This course is for both people who feel like the feminist conversation is something that is happening without them; as well as those who are already a part of the conversation and want to broaden the audience. We will work to define the terms commonly used in feminist literature, read classic and modern works of feminist literature, learn about historical feminists, and apply this to current feminist debates.
Jennifer Lynn Barnes
Thursday 3 – 4:30 pm (Room: EP 102)
Funk! A Revolutionary State of Mind
Funk was and always will be the soundtrack of struggle and resistance. In this class, we will be exploring these rhythms, roots, and reasons behind the development of this sound by delving into the discographies and histories of numerous Funk Masters.
Tuesday 5 – 7 pm (Room: HUM 472)
Graphic Journaling: Writing and Drawing as Self-Reflection
Explore your thoughts, memories, and personal/family histories through graphic journaling (writing and drawing). No drawing experience needed!
Sophia Wenzel and Jex Nguyen
Tuesday 4:30 – 6 pm (Room: HSS 106)
A History of Activism in Sports: From Jackie Robinson to Colin Kaepernick
Our class will explore the history or political protest/activism in professional sports with a focus on the changes and increased scrutiny brought upon athletes by the advent of social media. The course will aim to explore how activism in professional sports has changed over the past 65+ years.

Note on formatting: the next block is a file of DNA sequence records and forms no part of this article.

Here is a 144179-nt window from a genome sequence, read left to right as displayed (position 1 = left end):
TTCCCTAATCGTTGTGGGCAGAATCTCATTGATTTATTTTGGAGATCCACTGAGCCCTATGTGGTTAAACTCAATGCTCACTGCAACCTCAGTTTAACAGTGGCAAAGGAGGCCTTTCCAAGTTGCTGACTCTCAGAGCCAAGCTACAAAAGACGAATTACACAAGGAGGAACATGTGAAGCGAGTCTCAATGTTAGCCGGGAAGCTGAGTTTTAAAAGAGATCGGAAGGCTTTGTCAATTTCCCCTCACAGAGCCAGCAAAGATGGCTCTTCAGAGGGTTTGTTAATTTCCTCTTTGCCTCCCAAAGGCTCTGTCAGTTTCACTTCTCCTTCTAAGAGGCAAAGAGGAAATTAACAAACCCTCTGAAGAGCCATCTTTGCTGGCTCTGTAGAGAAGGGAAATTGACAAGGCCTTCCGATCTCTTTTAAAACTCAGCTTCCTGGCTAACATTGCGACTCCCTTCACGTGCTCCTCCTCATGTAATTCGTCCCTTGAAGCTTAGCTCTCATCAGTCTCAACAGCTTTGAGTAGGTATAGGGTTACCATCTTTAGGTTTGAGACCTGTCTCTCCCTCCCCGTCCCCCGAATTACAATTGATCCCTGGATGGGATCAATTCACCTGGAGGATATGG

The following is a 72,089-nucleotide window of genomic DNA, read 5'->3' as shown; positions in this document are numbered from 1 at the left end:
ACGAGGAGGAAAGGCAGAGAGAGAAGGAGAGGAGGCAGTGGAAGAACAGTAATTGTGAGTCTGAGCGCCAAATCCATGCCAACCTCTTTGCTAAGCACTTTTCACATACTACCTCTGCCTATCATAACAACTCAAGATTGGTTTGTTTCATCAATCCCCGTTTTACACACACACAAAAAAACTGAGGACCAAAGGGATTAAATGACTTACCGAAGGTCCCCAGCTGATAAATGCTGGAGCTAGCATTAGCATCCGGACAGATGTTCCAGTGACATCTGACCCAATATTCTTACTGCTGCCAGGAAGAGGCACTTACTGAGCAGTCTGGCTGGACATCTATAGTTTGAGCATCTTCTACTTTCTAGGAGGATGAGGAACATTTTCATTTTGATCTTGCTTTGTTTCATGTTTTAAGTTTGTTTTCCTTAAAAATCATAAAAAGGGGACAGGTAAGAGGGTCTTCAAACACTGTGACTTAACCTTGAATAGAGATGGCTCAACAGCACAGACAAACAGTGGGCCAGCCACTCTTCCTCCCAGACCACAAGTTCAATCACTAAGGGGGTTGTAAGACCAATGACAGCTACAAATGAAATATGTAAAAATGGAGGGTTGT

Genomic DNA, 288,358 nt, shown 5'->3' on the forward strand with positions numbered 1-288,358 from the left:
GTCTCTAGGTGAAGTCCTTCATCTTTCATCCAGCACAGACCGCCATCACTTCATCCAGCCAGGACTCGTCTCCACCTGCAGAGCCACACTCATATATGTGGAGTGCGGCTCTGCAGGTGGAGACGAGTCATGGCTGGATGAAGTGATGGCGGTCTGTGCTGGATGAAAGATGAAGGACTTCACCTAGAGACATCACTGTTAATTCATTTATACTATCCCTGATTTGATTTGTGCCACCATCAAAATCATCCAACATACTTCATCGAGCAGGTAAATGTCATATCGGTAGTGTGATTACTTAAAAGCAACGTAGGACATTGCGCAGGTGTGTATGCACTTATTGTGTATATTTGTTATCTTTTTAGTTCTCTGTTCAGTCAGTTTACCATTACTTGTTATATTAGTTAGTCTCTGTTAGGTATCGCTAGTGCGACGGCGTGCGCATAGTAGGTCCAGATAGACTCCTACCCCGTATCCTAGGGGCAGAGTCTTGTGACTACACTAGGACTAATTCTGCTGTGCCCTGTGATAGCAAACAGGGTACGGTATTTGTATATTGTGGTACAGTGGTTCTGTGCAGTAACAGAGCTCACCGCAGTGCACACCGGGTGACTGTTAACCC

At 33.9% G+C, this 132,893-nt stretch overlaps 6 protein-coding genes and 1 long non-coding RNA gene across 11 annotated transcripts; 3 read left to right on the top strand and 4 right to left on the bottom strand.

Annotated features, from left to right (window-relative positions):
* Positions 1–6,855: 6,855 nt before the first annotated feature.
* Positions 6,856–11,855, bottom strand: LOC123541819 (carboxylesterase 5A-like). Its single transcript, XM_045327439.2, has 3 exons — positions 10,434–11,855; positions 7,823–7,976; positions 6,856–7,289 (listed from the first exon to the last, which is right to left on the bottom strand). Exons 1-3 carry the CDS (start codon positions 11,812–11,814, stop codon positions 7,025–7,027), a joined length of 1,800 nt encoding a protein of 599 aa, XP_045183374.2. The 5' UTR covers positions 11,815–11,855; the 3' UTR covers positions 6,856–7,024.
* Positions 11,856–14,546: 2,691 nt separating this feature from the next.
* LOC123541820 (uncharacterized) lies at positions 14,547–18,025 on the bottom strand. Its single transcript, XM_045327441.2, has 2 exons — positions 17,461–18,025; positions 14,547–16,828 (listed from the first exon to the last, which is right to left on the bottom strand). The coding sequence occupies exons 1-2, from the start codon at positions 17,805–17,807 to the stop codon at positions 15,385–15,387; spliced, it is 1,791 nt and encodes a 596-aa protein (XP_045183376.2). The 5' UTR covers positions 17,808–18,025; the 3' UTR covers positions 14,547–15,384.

Monday 4 – 6 pm (Room: HUM 288)
How to Relationship 101: Love and Intersectionality
Many students have been in very new relationships. This course will help them learn about how healthy relationships function, gain resources to help them in future relationships.and to explore intersectionality in love. It will explore all the different ways love can look from queer relationships, neurodivergency, non-monogamy, different cultural norms, aromanticism and many more intersectional topics.
Monday 5 – 7 pm (Room: TBD)
Introduction to Artivism
This course is an introduction to artistic activism, or “Artivism” where students will be introduced to the different ways that contemporary artists and art movements have explored the intersection of art, civil movements and political issues.
Cynthia M. Beltrán-Islas
Wednesday 5 – 8 pm (Room: HUM 218)
Through a series of engaging media content deconstruction activities, student will have an opportunity to discover the media’s content creation process and the various devices used to influence consumers. This class aims to help students become skilled media literates capable of identifying and analyzing messages in various forms of media.
Monday 5 – 6:30 pm (Room: HUM 583)
Our Fascination with the Dark: A History of Monsters